The people who know me well will tell you that I do not watch a lot of television. While many find television a relaxing activity, I do not. There are so many other things I would rather spend my time doing. But, I often turn on the television while I am engaged in other activities – for background noise. Then, I become very picky about the shows that are on the screen.
I have found over the last couple of weeks that my television is often on the Hallmark Channel – at least when I have control over the remote. After watching several of the Hallmark Christmas movies and getting past some of the corny situations the stars find themselves in, I have discovered life lessons that are valuable for each of us in our everyday lives.
Those around us see what we should do before we do.
In every Hallmark movie, the star of the movie finds him or herself with a dilemma, usually involving love or a financial situation that needs to be solved. What I have discovered is that each time, there is a close friend or family member who sees the solution to the situation way before the “star” does. And once you have seen one of these movies, you, as a viewer are able to see the solution as well.
Does it frustrate you that the person is not able to see the solution? Really, if they would just say the right word, or take this one simple step, everything would be right. So, if we can see the solution and the premise is pretty much the same in every movie, why do these movies hook us every single time?
I believe they hook us because we connect with the “star” much more so than the person who “sees” the solution. How often in our lives do we have a dilemma facing us for which we just can’t seem to see the solution? Or, perhaps we do see the solution but are paralyzed by the potential outcome of our choices.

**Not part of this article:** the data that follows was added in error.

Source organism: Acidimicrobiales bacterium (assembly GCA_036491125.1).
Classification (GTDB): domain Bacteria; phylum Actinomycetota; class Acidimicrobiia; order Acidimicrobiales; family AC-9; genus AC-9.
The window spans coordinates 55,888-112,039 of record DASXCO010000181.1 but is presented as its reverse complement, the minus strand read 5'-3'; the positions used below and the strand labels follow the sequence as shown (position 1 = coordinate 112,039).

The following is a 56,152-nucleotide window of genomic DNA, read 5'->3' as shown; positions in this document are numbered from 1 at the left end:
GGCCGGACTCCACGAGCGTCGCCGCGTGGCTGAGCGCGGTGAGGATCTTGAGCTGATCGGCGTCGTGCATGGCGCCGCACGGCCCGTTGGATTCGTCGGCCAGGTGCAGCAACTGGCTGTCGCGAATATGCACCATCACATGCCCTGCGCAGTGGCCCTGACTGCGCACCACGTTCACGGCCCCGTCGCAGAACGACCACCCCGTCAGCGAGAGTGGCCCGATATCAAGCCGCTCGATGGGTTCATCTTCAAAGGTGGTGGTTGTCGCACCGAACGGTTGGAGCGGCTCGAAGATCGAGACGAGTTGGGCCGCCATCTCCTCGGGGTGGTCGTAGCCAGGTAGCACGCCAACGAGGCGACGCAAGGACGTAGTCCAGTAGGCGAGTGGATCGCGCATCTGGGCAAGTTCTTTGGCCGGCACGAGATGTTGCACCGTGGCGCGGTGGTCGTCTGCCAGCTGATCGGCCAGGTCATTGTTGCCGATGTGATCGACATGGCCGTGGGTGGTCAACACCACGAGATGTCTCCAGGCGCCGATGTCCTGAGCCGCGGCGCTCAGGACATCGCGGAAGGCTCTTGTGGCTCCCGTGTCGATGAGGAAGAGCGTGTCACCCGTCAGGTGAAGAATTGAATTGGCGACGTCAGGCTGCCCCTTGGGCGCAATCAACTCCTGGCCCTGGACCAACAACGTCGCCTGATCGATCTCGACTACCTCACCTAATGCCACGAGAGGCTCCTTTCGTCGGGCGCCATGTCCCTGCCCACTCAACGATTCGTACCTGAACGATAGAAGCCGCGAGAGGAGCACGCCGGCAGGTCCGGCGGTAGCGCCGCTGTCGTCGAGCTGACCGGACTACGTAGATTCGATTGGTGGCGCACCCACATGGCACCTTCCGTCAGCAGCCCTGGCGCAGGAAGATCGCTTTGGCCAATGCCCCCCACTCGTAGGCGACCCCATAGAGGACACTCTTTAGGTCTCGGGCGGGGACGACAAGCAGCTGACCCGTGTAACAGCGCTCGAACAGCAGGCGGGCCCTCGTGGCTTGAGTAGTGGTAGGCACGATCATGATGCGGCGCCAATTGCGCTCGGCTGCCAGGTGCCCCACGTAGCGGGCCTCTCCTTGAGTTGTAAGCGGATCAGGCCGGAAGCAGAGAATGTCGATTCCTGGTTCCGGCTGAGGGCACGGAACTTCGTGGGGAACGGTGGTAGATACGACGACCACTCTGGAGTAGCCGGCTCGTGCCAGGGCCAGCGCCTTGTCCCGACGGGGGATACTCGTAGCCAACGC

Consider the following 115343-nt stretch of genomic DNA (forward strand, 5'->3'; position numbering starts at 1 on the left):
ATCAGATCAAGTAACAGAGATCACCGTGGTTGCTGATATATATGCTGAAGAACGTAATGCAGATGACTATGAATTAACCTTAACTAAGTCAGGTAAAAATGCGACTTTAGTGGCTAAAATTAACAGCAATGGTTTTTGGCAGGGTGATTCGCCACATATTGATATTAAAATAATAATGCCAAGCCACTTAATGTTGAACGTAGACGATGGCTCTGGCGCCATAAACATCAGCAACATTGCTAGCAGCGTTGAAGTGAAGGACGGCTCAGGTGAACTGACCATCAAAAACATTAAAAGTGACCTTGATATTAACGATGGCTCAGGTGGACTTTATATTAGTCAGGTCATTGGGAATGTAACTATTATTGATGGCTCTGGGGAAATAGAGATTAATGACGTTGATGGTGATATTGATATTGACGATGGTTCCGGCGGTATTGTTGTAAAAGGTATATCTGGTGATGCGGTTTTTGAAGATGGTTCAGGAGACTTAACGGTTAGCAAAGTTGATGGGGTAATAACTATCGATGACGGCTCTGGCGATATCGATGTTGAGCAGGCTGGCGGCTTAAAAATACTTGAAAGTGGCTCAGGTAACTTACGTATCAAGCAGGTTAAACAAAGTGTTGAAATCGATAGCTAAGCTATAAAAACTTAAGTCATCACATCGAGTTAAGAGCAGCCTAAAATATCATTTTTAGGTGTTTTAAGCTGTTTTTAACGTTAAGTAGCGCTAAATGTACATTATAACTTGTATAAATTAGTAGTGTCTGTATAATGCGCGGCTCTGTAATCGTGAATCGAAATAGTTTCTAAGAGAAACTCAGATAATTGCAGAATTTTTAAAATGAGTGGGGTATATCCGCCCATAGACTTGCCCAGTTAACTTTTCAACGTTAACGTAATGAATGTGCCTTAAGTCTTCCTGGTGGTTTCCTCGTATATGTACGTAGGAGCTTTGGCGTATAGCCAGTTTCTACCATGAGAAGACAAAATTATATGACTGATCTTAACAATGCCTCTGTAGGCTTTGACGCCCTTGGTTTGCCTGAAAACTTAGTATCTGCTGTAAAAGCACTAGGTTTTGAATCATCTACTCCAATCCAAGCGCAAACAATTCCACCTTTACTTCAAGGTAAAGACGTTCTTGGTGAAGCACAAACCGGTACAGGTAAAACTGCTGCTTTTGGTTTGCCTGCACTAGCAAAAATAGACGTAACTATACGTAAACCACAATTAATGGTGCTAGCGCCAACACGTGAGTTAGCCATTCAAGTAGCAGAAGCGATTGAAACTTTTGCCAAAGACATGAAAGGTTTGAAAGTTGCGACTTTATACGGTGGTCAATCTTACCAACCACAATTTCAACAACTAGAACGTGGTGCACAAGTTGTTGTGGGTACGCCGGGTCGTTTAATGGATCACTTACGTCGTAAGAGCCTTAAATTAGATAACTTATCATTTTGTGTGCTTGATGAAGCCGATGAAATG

Each of us needs a trusted person who we allow to speak into our lives to guide us when we are overcome by the choices surrounding decisions that must be made. The Bible tells us that “iron sharpens iron,” (Proverbs 27:17) and a friend loves at all times (Proverbs 17:17). And 1 Thessalonians 5:11 tells us to build one another up and encourage one another.
Who are you willing to let into your life to give you the insight into yourself that you need? Who are you willing to trust?
Life requires a walk of faith.
In most of the Hallmark movies, we see a person who has been deeply hurt by a romantic love, a family member or a situation. As a result, the person usually has trouble with close relationships. Often when things don’t work out the way we had hoped or planned, we lose faith—we might lose faith in ourselves, in others or in God.
Faith is that deep-down feeling in our hearts that everything is going to be alright, even when things look pretty bleak. Without faith, we can become paralyzed anytime we need to make a decision. Often, this paralysis is only in one area of our lives—you guessed it, in the area where we have been hurt.
We see this over and over in the movies; the person who has been hurt has lost faith and as a result, has lost their faith. It seems that the longer they go without faith, the easier it is to do so as the wall around the heart gets bigger and the louder the lies spoken by the enemy are whispered into their minds.
Perhaps you have experienced this same phenomenon in your life?
We all need faith; faith is what carries us through the really difficult times, faith can really move mountains. Psychologists tell us that faith is the language of the heart. Jesus said we only need the faith of a mustard seed – the smallest of all seeds. However, as a seed, it must be planted to grow; then, like all seeds, it must be watered and fed—nurtured to grow (Matthew 17:20).
When we have experienced hurt or loss in our lives, we need to dig deep to find that little seed of faith that remains so it can be nurtured. When it is watered and fed it will grow, giving us that sense of hope and confidence that even when we don’t understand, even when we have been hurt by people who were supposed to care about us, we can trust.